History Homework Paper on Warriors Don’t Cry

The story is about the struggles encountered by Melba at Central High School because of her race. Even though Melba underwent tough segregation struggles, she was able to overcome because of the encouragements she obtained from her grandmother, India. The grandma was religious and encouraged Melba to ignore the intimidation and insulation from the white students at Central High School (Beals 46). The grandma tells Melba that ‘Gods warriors don’t cry’ (Beals 47). In this context, grandma informed Melba that it did not matter what other people said as long as God loved Melba (Beals 47). The grandma advice helped Melba to withstand the segregation struggles of fellow students and friends at school. When her grandma died, Melba relied on internal strength to endure the segregation challenges. Melba became self-reliant and believed in herself to overcome the segregation struggles at Central High School (Beals 54).

Although the white segregated the blacks, Melba obtained help from some of the whites such as Link and Danny. Link, a student at Central High School helped Melba escape some of the evil plans by white students. Although Link comes from a prominent family and his father is pro-segregation, this did not deter him from helping Melba (Beals 66). However, Link helped Melba secretly since he did not want to lose friendship with the white students (Beals 69). Moreover, since Link was in a relationship with a black woman, Nina Healey, he thought that even other black people are also good and loving (Beals 69). Thus, the love for Nina Healey gave Link the strength to help Melba. Link gave Melba his car to escape the intimidation of segregationists (Beals 74). Link also informs Melba of the evil plans of segregationists against the black students (Beals 76). Danny was one of the white soldiers assigned to the role of protecting the black students at Central High School (Beals 86). Danny protects Melba from segregationists who wanted to blind her by throwing acid into Melba’s eyes.

When at school, Melba had one purpose, which was obtaining education amidst all the segregation struggles. Melba learnt to endure the insults and physical mistreatmentof the white students. For instance, when white students slapped Melba, she would say ‘Thank you,’ rather than fight back (Beals 97). This is because the religious teachings from her grandma taught her not to fight back. When Link tells Melba to run away from segregationists, Melba feels like Link wants her to quit Central High School (Beals 102). Thus, Melba goes to face the segregationists since she knew the segregationists could not stop her mission to gain an education.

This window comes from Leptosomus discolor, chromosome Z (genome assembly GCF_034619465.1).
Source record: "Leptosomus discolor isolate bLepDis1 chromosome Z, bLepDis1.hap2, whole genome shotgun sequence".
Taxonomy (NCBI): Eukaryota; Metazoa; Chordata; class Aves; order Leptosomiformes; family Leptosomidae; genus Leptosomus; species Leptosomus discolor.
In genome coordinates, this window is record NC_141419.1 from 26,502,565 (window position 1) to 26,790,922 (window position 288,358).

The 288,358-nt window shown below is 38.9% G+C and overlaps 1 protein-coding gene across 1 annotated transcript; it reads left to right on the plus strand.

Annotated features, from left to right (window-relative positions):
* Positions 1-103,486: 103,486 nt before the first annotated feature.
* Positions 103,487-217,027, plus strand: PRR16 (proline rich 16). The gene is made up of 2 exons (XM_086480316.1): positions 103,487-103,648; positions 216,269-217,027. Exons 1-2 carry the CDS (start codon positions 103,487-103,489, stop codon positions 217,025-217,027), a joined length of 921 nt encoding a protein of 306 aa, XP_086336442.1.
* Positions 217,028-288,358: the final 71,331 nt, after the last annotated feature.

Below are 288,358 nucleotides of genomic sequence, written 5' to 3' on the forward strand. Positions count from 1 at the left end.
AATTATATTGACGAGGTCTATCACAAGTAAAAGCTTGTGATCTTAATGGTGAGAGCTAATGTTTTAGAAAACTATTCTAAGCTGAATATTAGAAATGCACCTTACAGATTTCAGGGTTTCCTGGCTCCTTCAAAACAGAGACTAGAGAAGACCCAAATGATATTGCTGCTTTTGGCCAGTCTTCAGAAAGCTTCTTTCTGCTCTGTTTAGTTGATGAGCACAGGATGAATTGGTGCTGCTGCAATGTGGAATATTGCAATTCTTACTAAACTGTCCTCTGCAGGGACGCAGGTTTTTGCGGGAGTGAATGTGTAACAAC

The victimization of the whites towards the blacks was intense resulting in the intervention of the government to protect the black students. The white students intimidated the black students through insults, mocking, beating, and spitting on the students (Beals 132). For instance, the Arkansas governor, used troops to prevent the black students from entering the Central High School (Beals 53). However, President Dwight Eisenhower sent the 101st Airborne Division to protect the black students segregated at Central High School (Beals 89). This helped Melba and fellow black students to continue with their education at the school despite segregation struggles. Moreover, there was one white man who attempted to rape Melba when going home from school (Beals 17). The white man said the law protected them from arrest, which was victimization to the Melba since she was black.

The segregation of white and blacks in the US resulted to generational differences among the African American community. The law protected the rights of the white people and segregated the black people living in America. For instance, when a white man attacked Melba and attempted to rape her, Melba’s father said they could not inform the police since he feared the police could do worse things than the white man could (Beals, 19). In some states, in the US, the law prohibited the blacks from voting and owning property. Thus, the white people segregated and maimed the black people living in those states. The white and black people attended different schools and other social amenities such as hospitals. The whites enrolled their children to the rich white schools and the black people enrolled their children in poor schools for the black.



Work Cited

Beals, Melba. Warriors Don’t Cry. London: Simon and Schuster, 2007. Print.